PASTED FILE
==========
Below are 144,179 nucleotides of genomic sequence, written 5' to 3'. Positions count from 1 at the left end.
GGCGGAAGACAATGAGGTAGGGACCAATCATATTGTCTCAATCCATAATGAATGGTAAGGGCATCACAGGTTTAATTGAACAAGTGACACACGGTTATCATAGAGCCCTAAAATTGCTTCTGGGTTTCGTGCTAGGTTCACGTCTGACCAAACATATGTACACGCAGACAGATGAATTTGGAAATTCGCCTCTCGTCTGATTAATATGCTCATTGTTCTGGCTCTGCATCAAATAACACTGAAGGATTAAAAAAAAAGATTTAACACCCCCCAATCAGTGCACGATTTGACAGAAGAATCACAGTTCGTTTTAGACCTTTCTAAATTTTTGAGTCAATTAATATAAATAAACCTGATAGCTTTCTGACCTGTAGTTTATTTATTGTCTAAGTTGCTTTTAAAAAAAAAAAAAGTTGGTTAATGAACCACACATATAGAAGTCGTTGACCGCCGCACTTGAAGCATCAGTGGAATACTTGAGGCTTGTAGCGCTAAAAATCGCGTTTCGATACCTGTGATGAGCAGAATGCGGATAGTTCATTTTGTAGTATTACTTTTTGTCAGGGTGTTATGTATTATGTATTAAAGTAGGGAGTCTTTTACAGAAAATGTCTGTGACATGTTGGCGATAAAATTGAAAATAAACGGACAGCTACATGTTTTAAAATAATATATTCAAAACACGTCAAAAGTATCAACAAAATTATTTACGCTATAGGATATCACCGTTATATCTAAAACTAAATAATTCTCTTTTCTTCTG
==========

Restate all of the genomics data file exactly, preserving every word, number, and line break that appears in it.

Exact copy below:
Below are 144,179 nucleotides of genomic sequence, written 5' to 3'. Positions count from 1 at the left end.
GGCGGAAGACAATGAGGTAGGGACCAATCATATTGTCTCAATCCATAATGAATGGTAAGGGCATCACAGGTTTAATTGAACAAGTGACACACGGTTATCATAGAGCCCTAAAATTGCTTCTGGGTTTCGTGCTAGGTTCACGTCTGACCAAACATATGTACACGCAGACAGATGAATTTGGAAATTCGCCTCTCGTCTGATTAATATGCTCATTGTTCTGGCTCTGCATCAAATAACACTGAAGGATTAAAAAAAAAGATTTAACACCCCCCAATCAGTGCACGATTTGACAGAAGAATCACAGTTCGTTTTAGACCTTTCTAAATTTTTGAGTCAATTAATATAAATAAACCTGATAGCTTTCTGACCTGTAGTTTATTTATTGTCTAAGTTGCTTTTAAAAAAAAAAAAAGTTGGTTAATGAACCACACATATAGAAGTCGTTGACCGCCGCACTTGAAGCATCAGTGGAATACTTGAGGCTTGTAGCGCTAAAAATCGCGTTTCGATACCTGTGATGAGCAGAATGCGGATAGTTCATTTTGTAGTATTACTTTTTGTCAGGGTGTTATGTATTATGTATTAAAGTAGGGAGTCTTTTACAGAAAATGTCTGTGACATGTTGGCGATAAAATTGAAAATAAACGGACAGCTACATGTTTTAAAATAATATATTCAAAACACGTCAAAAGTATCAACAAAATTATTTACGCTATAGGATATCACCGTTATATCTAAAACTAAATAATTCTCTTTTCTTCTG